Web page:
Given the chance, foxes could dominate the competition
BY THE MASKED BIOLOGIST
Special to the Star Journal
Foxes are the smallest canines in North America. Here in the Northwoods we have two kinds of foxes. The red fox is the more commonly observed of the two. It likes forests with lots of rabbits and rodents, and open areas such as meadows, hayfields, pastures and marshes. Most of us picture a bright, rusty red or almost burnt orange fox with a white throat, black legs and a white-tipped tail. In fact, foxes have several color phases including black, silver and dark brown. The gray fox is another species of Wisconsin fox; it is less commonly seen than the red fox, but just as abundant. It prefers brushy, younger forest habitat, and is much less likely than the red fox to use open grasslands. Gray foxes are able to climb trees to pursue squirrels and chipmunks for a meal, what we call arboreal in nature.
Foxes select a den under a woodpile, in tree roots, maybe under an abandoned building or in a dry culvert, and give birth to 5-10 kits in late winter/early spring. They nurse from their mother for about 3 months, after which time they eat food that both parents catch, eat, and regurgitate for them. This is the age where I get a number of calls, starting in late May through August. The kits are old enough to leave the den, but will not wander far. You will see them sitting next to the road, maybe by a culvert, bridge, or other structure. The adults usually like to hunt at dusk or dawn; however, eating enough rodents to feed the kits takes some effort, so during this time they need to hunt more, leaving the young unattended. This can result in cute little foxes that appear abandoned. Later on in this stage, the foxes are adolescents that want to push their boundaries and explore. They are independent by age seven months, so they have to learn to hunt pretty fast. Their parents might bring them an injured mouse or rabbit to practice catching at first, and then they will take the young out to hunt.
Occasionally home and cabin owners get alarmed about friendly foxes, especially near homes with children and pets. This should not be a cause for concern; they do occasionally carry rabies, but they would be looking and acting sick. If they are hanging out near your home, it is likely because you have a desirable grocery store, with lots of deer mice, meadow voles, rabbits, or chipmunks. In fact, having the foxes around may help to suppress some rodent populations.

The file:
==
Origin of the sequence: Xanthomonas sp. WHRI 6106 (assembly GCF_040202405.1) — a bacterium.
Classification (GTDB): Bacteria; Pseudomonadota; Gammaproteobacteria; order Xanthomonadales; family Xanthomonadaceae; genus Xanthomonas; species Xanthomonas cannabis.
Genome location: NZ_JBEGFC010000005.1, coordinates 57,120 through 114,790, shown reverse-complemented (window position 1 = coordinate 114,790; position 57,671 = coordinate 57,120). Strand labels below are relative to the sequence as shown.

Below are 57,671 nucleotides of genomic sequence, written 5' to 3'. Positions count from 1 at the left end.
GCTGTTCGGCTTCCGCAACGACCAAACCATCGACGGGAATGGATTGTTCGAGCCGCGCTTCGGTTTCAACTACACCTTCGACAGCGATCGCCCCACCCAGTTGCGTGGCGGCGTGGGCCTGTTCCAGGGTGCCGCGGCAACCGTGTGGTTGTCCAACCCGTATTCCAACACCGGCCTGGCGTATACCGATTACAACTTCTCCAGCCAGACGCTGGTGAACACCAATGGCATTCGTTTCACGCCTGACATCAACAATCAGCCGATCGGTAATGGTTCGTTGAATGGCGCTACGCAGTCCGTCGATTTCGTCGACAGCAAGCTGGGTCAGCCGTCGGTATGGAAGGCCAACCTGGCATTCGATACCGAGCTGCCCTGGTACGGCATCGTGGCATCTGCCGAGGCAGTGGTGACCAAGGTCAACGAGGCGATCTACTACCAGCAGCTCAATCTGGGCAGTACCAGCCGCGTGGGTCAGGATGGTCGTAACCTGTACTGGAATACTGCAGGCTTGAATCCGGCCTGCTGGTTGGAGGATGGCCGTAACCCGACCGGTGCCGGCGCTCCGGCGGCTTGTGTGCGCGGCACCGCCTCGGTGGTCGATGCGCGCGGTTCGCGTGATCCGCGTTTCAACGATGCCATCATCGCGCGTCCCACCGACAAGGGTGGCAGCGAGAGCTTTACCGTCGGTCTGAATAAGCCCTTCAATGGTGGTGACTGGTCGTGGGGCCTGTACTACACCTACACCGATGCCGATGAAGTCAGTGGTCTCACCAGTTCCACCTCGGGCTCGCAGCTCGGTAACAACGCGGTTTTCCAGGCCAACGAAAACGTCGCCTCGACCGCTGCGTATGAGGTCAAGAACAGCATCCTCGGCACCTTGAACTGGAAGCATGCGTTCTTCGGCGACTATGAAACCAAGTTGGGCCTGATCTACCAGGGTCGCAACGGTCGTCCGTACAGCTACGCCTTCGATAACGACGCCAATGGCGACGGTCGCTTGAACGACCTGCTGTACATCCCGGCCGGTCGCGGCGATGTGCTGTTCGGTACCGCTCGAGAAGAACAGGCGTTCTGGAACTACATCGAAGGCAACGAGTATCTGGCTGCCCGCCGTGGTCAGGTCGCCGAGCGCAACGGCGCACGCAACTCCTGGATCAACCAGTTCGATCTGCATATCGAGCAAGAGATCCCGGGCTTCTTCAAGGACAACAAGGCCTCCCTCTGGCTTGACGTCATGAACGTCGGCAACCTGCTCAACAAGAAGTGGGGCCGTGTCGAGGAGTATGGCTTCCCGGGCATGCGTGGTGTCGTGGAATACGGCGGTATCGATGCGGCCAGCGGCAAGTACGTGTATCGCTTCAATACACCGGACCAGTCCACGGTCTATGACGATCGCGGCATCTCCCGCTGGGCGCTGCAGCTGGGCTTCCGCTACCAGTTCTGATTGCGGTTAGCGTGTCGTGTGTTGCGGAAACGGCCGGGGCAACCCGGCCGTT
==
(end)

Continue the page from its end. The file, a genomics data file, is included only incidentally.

These foxes should vacate the premises on their own in September or October. If they are causing a problem with mowing, or pets, or on the road where they are a hazard to people and themselves, you can give them a gentle hint to move on. Try soaking some rags with ammonia or vinegar and tying them on a nearby fencepost, or sprinkling some moth balls or chips nearby (unless you have curious children around). You can also try turning a radio to a rock station and playing it near the den during the day. Foxes will relocate themselves if they are made unwelcome.
Why are people seeing so many foxes? Well, for one thing, we have had a couple mild winters in a row. Foxes hunt mice through the snow, so thin light snow cover favors their survival. Also, fox numbers can be suppressed by coyotes, which will kill and eat them when they find them. However, wolves kill coyotes, and they leave fox alone. So, we could be seeing the balance shift as wolves reduce coyote populations in some areas.
Foxes are excellent athletes. In addition to occasionally climbing trees, they can leap 15 feet in the air, a skill necessary to be able to capture small rodents hiding in the grass. They can run up to 30 miles per hour, and are excellent swimmers. If there was an Olympic competition for canines, the fox would bring home the gold.
The Masked Biologist earned a bachelor of science degree from a university with a highly regarded Wildlife Biology program. He has worked for natural resource agencies from the Rocky Mountains, across the Great Plains and into the Midwest, which provided opportunities to work with a variety of common and rare fish, plant and wildlife species. Follow The Masked Biologist on Facebook.